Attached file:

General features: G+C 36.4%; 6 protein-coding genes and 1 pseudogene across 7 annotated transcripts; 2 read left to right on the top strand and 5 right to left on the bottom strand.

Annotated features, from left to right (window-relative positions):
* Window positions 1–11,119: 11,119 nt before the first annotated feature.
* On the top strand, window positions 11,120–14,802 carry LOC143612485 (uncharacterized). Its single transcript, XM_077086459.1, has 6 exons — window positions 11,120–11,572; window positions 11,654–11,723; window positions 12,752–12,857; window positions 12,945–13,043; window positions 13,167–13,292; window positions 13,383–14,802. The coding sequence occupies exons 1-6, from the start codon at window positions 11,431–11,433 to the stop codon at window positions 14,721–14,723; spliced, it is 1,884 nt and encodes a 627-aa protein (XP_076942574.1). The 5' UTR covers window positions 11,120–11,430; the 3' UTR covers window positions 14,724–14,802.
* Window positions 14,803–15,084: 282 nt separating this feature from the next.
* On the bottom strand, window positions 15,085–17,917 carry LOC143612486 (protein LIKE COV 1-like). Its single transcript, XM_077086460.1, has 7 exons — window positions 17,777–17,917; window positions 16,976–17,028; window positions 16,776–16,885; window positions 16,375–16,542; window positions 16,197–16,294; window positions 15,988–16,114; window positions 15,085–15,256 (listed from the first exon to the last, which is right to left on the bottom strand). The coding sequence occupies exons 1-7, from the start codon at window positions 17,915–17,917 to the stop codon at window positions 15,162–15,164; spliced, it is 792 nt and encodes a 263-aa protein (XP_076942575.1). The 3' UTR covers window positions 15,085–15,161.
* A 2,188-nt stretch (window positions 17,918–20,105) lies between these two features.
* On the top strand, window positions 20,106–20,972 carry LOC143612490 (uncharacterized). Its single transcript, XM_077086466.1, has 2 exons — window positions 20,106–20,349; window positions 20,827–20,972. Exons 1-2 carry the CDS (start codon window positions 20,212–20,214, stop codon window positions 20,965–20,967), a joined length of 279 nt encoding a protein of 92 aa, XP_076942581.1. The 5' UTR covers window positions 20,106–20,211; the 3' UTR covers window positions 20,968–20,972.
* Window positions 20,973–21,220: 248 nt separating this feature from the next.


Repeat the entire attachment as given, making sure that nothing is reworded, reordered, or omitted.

General features: G+C 36.4%; 6 protein-coding genes and 1 pseudogene across 7 annotated transcripts; 2 read left to right on the top strand and 5 right to left on the bottom strand.

Annotated features, from left to right (window-relative positions):
* Window positions 1–11,119: 11,119 nt before the first annotated feature.
* On the top strand, window positions 11,120–14,802 carry LOC143612485 (uncharacterized). Its single transcript, XM_077086459.1, has 6 exons — window positions 11,120–11,572; window positions 11,654–11,723; window positions 12,752–12,857; window positions 12,945–13,043; window positions 13,167–13,292; window positions 13,383–14,802. The coding sequence occupies exons 1-6, from the start codon at window positions 11,431–11,433 to the stop codon at window positions 14,721–14,723; spliced, it is 1,884 nt and encodes a 627-aa protein (XP_076942574.1). The 5' UTR covers window positions 11,120–11,430; the 3' UTR covers window positions 14,724–14,802.
* Window positions 14,803–15,084: 282 nt separating this feature from the next.
* On the bottom strand, window positions 15,085–17,917 carry LOC143612486 (protein LIKE COV 1-like). Its single transcript, XM_077086460.1, has 7 exons — window positions 17,777–17,917; window positions 16,976–17,028; window positions 16,776–16,885; window positions 16,375–16,542; window positions 16,197–16,294; window positions 15,988–16,114; window positions 15,085–15,256 (listed from the first exon to the last, which is right to left on the bottom strand). The coding sequence occupies exons 1-7, from the start codon at window positions 17,915–17,917 to the stop codon at window positions 15,162–15,164; spliced, it is 792 nt and encodes a 263-aa protein (XP_076942575.1). The 3' UTR covers window positions 15,085–15,161.
* A 2,188-nt stretch (window positions 17,918–20,105) lies between these two features.
* On the top strand, window positions 20,106–20,972 carry LOC143612490 (uncharacterized). Its single transcript, XM_077086466.1, has 2 exons — window positions 20,106–20,349; window positions 20,827–20,972. Exons 1-2 carry the CDS (start codon window positions 20,212–20,214, stop codon window positions 20,965–20,967), a joined length of 279 nt encoding a protein of 92 aa, XP_076942581.1. The 5' UTR covers window positions 20,106–20,211; the 3' UTR covers window positions 20,968–20,972.
* Window positions 20,973–21,220: 248 nt separating this feature from the next.